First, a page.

Sunday, May 31, 2009

Sunday rules!

Rule #108: An Unfortunate Truth
Al Gore is no longer an argument against environmental protections. Cast aside the dumb argument that he is the Pied Piper of manufactured ecological outrage (as if man-made pollution isn't obvious all over the place); the profit motive is also a weak accusation, because the Gores were wealthy before the Internet was even a twinkle in Al Jr.'s eye. If Gore wants to invest and possibly profit in something that he's been fighting for his whole life, something that helps the world survive, then more power to him. Does that make his campaign any less correct? No, it does not. And it's certainly a better use of his riches than most of the people who criticize him would ever risk. It also doesn't help that Gore's critics have been pronouncing his name derisively for years. Apparently, it's all they've got.

Rule #109: Exit Stage, Right
The Republican National Committee does not get to criticize Barack and Michelle Obama's date night on Broadway. Not only is that excruciatingly petty of a major political group, but they seem to have forgotten all the trips that their boy George W. Bush took to Crawford to clear brush. And anyone who dared suggest that Bushes or the Reagans were putting on airs in a time of economic crisis was branded as promoting "class warfare." Now, however, we're supposed to be outraged that the President of the United States and his wife, who have millions of their own money and work untold hours every week trying to save this country from Republican economic policies, went out one night in New York. Yeah, God forbid the Obamas take a break from work for one night and spend some time together as a married couple. Man, that family values thing sure is selective! And so is that socialist outrage: apparently, Obama isn't allowed to spend money in a weak economy either. No wonder he wants to bring down capitalism. Such false outrage from the Republicans is rapidly ceasing to be outrageous. Apparently, this is all they've got.

Rule #110: Con Descension
The more likely you present something as gospel, the less likely I am to trust it. This classic street-preacher tactic relies on two assumptions: 1) the recipient is uninformed and misguided and 2) that, simply by reading something, they will magically come around. Lately I've seen a lot of this from several avenues, by otherwise smart and engaging people. I appreciate informed debate, even if it gets heated at times, but there's a certain paternalistic condescension to some of it. Nobody knows all the answers, so it's always a bad idea to start the debate on the premise that you do. Conversely, it's also a bad idea to suggest that someone is ignorant just because they don't agree with you. Awareness is not always the same thing as approval; to suggest that it is actually makes me less inclined to consider your idea.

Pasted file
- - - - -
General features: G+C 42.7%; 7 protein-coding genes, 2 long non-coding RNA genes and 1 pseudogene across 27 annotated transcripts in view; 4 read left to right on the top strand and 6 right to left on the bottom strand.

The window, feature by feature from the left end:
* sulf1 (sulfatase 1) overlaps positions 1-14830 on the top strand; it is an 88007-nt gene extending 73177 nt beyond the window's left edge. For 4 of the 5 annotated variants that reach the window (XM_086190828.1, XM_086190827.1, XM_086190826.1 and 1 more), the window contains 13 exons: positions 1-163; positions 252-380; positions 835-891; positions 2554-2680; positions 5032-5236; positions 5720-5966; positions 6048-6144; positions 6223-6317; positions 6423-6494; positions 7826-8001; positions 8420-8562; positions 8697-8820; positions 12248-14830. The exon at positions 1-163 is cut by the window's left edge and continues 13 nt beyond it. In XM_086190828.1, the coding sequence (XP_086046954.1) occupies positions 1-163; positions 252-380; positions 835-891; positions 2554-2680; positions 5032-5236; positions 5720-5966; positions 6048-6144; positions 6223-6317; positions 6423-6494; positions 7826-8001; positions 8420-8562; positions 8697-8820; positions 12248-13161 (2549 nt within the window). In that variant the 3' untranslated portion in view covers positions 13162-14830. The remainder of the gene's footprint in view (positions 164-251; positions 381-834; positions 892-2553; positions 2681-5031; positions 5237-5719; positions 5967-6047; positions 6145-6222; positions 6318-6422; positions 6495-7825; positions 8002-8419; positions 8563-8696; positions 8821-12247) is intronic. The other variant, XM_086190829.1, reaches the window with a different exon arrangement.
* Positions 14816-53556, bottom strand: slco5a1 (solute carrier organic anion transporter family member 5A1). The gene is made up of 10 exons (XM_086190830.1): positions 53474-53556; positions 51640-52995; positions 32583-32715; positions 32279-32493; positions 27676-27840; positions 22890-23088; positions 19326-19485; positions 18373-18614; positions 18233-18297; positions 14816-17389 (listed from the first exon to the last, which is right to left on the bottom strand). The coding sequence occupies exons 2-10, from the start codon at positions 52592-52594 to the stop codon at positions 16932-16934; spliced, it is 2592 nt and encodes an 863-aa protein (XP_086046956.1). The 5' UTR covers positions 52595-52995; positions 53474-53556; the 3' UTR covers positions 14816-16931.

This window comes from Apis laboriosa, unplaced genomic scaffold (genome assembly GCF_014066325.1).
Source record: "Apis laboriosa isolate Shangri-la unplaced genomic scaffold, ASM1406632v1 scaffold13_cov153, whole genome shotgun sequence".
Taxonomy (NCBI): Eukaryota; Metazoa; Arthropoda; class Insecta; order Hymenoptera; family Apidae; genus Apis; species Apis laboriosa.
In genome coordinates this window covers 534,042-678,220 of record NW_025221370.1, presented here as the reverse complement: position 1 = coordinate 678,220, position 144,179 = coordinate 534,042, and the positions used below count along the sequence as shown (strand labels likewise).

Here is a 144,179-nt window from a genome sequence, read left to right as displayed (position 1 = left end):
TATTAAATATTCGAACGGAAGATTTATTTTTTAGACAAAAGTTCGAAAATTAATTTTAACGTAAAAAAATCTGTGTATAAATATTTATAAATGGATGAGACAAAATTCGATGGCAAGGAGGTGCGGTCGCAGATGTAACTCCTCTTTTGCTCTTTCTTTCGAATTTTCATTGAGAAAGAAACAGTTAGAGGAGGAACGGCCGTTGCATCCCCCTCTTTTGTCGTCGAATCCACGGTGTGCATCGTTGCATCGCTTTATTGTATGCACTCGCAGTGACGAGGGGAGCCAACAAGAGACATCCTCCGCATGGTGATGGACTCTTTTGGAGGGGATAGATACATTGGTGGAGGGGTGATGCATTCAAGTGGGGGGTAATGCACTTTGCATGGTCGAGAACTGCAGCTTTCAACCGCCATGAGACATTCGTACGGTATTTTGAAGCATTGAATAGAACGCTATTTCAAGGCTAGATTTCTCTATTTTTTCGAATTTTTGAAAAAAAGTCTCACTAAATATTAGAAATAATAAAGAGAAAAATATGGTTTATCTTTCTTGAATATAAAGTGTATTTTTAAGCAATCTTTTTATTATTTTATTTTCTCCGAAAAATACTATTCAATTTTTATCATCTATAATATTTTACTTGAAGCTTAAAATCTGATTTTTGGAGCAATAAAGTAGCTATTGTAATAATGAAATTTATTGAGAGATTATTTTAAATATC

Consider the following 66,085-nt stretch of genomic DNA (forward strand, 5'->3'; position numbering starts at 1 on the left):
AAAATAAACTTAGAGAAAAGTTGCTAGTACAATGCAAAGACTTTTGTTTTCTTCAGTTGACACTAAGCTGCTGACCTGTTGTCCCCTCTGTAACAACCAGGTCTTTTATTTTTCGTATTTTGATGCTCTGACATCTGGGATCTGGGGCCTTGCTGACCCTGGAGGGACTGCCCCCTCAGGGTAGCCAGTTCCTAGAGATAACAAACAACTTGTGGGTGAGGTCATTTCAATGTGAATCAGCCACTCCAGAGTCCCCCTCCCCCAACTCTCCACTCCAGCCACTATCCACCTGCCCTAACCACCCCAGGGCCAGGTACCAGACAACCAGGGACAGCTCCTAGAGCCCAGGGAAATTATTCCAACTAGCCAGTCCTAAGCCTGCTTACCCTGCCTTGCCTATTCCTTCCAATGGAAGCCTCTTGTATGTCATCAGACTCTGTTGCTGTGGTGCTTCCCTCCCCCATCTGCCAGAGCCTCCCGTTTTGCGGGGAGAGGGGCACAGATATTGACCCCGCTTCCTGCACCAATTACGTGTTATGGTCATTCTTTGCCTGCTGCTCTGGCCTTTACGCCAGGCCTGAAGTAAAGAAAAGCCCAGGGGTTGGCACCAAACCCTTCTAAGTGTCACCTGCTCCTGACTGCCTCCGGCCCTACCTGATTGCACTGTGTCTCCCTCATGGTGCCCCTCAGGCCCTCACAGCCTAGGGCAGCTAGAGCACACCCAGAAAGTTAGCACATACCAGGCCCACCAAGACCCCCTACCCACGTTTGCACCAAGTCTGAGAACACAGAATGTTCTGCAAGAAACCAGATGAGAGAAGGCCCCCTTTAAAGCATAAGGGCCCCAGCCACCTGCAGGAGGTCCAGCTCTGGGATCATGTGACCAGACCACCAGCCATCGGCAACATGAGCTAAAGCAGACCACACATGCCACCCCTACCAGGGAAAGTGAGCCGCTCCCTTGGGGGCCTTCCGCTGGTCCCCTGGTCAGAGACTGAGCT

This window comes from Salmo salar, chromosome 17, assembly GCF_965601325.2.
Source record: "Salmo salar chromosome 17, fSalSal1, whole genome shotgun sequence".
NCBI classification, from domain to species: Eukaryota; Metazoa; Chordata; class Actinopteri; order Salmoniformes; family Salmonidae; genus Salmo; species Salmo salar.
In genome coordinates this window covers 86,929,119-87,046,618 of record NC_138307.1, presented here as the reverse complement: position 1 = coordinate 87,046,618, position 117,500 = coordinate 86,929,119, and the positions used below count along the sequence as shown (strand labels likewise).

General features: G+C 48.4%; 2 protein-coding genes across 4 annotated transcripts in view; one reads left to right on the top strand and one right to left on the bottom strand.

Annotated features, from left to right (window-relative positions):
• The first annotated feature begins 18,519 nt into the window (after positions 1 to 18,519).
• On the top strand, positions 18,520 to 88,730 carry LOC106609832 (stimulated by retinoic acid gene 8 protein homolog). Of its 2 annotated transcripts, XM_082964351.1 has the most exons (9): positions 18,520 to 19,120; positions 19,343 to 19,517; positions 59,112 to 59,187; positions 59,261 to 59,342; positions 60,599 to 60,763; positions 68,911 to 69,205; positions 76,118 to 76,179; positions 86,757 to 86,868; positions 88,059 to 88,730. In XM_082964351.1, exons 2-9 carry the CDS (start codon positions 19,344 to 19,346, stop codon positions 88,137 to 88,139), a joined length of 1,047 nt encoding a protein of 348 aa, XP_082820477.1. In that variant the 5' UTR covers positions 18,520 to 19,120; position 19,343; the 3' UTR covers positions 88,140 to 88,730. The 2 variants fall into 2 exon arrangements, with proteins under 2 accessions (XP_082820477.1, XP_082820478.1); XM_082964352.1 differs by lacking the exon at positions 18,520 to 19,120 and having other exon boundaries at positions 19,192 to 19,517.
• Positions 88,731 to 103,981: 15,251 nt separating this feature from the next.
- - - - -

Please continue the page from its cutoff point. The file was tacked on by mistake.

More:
It's disingenuous to deride someone for being a clean slate, only to base your pitch on the hope that they actually are a clean slate. It's not something you do when the evidence speaks for itself. Engage on an intellectual level, not an evangelical one. Maybe then I won't think, "Is this all they've got?"

Rules archive

Friday, May 29, 2009

Someone explain this one to me. Maybe I'm too manly to understand.

On my way home from work late last night, I was waiting to turn left from a three-lane one-way street onto a divided highway. Some yahoo in a giant Ford pickup was in the center lane. When the light turned green, he cut me off by turning left (he had his turn signal on at least, which is why I'm not dead). I honked, prompting the driver's shit-kicking friends and a blonde girl too cute to be with them to turn around and make faces. True to form, the truck slowed to a crawl as soon as it turned. As I passed, the driver and I made eye contact, and he looked douche-pissed (a new word I just made up to mean angry but too wrong and pathetic to do anything about it). For the record, he looked like a cross between Kid Rock and DJ Qualls. Git-R-Drunk!

I think it's all over. Suddenly, I see a frighteningly huge set of headlights suddenly shoot toward my rear-view mirror. I shift to the right lane, and so does he. I shift back into the left lane, and so does he. I shift halfway into the right lane and then back into the left, and he follows my exact movements. For 45 mph, this seems to be unfolding in awfully slow motion.